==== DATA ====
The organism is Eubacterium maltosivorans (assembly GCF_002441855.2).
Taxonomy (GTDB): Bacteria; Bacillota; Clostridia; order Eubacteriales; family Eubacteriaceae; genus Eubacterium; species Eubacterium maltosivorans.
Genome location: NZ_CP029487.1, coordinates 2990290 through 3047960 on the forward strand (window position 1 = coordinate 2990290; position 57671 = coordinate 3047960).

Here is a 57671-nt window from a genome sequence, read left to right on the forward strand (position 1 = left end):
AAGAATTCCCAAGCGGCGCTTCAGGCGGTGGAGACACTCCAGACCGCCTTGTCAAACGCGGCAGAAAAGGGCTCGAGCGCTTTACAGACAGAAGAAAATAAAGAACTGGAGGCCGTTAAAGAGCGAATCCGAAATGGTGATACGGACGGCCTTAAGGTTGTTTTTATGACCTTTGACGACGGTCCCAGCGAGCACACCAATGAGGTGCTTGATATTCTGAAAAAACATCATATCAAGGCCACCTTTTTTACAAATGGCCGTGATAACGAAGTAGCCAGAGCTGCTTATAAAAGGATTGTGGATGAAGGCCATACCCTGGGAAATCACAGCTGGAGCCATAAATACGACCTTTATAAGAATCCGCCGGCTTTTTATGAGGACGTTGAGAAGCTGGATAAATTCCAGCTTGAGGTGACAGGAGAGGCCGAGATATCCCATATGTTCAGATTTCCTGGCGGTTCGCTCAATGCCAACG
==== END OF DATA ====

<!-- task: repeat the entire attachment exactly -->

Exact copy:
The organism is Eubacterium maltosivorans (assembly GCF_002441855.2).
Taxonomy (GTDB): Bacteria; Bacillota; Clostridia; order Eubacteriales; family Eubacteriaceae; genus Eubacterium; species Eubacterium maltosivorans.
Genome location: NZ_CP029487.1, coordinates 2990290 through 3047960 on the forward strand (window position 1 = coordinate 2990290; position 57671 = coordinate 3047960).

Here is a 57671-nt window from a genome sequence, read left to right on the forward strand (position 1 = left end):
AAGAATTCCCAAGCGGCGCTTCAGGCGGTGGAGACACTCCAGACCGCCTTGTCAAACGCGGCAGAAAAGGGCTCGAGCGCTTTACAGACAGAAGAAAATAAAGAACTGGAGGCCGTTAAAGAGCGAATCCGAAATGGTGATACGGACGGCCTTAAGGTTGTTTTTATGACCTTTGACGACGGTCCCAGCGAGCACACCAATGAGGTGCTTGATATTCTGAAAAAACATCATATCAAGGCCACCTTTTTTACAAATGGCCGTGATAACGAAGTAGCCAGAGCTGCTTATAAAAGGATTGTGGATGAAGGCCATACCCTGGGAAATCACAGCTGGAGCCATAAATACGACCTTTATAAGAATCCGCCGGCTTTTTATGAGGACGTTGAGAAGCTGGATAAATTCCAGCTTGAGGTGACAGGAGAGGCCGAGATATCCCATATGTTCAGATTTCCTGGCGGTTCGCTCAATGCCAACG